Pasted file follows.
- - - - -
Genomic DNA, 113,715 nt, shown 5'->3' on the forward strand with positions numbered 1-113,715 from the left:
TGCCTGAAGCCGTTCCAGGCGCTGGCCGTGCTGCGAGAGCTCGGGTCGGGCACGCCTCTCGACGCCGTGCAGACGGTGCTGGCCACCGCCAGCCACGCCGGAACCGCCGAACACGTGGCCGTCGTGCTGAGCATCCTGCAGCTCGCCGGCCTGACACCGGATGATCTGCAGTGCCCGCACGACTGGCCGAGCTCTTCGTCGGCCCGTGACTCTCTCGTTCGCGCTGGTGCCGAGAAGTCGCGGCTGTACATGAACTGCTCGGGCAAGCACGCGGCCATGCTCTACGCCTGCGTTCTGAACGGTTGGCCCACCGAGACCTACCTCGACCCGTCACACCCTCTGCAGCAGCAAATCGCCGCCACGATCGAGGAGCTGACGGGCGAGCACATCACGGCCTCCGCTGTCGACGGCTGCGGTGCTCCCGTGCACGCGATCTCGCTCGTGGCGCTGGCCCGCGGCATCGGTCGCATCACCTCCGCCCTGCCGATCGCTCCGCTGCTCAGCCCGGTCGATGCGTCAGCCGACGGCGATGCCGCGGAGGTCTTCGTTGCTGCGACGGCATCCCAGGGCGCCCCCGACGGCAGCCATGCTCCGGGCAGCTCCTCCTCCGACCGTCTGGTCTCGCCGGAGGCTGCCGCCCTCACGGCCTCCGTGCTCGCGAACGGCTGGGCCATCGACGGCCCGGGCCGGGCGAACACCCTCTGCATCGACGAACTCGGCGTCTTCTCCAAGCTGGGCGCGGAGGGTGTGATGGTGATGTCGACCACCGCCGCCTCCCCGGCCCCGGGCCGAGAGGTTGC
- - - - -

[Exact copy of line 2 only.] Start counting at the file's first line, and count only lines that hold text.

TGCCTGAAGCCGTTCCAGGCGCTGGCCGTGCTGCGAGAGCTCGGGTCGGGCACGCCTCTCGACGCCGTGCAGACGGTGCTGGCCACCGCCAGCCACGCCGGAACCGCCGAACACGTGGCCGTCGTGCTGAGCATCCTGCAGCTCGCCGGCCTGACACCGGATGATCTGCAGTGCCCGCACGACTGGCCGAGCTCTTCGTCGGCCCGTGACTCTCTCGTTCGCGCTGGTGCCGAGAAGTCGCGGCTGTACATGAACTGCTCGGGCAAGCACGCGGCCATGCTCTACGCCTGCGTTCTGAACGGTTGGCCCACCGAGACCTACCTCGACCCGTCACACCCTCTGCAGCAGCAAATCGCCGCCACGATCGAGGAGCTGACGGGCGAGCACATCACGGCCTCCGCTGTCGACGGCTGCGGTGCTCCCGTGCACGCGATCTCGCTCGTGGCGCTGGCCCGCGGCATCGGTCGCATCACCTCCGCCCTGCCGATCGCTCCGCTGCTCAGCCCGGTCGATGCGTCAGCCGACGGCGATGCCGCGGAGGTCTTCGTTGCTGCGACGGCATCCCAGGGCGCCCCCGACGGCAGCCATGCTCCGGGCAGCTCCTCCTCCGACCGTCTGGTCTCGCCGGAGGCTGCCGCCCTCACGGCCTCCGTGCTCGCGAACGGCTGGGCCATCGACGGCCCGGGCCGGGCGAACACCCTCTGCATCGACGAACTCGGCGTCTTCTCCAAGCTGGGCGCGGAGGGTGTGATGGTGATGTCGACCACCGCCGCCTCCCCGGCCCCGGGCCGAGAGGTTGC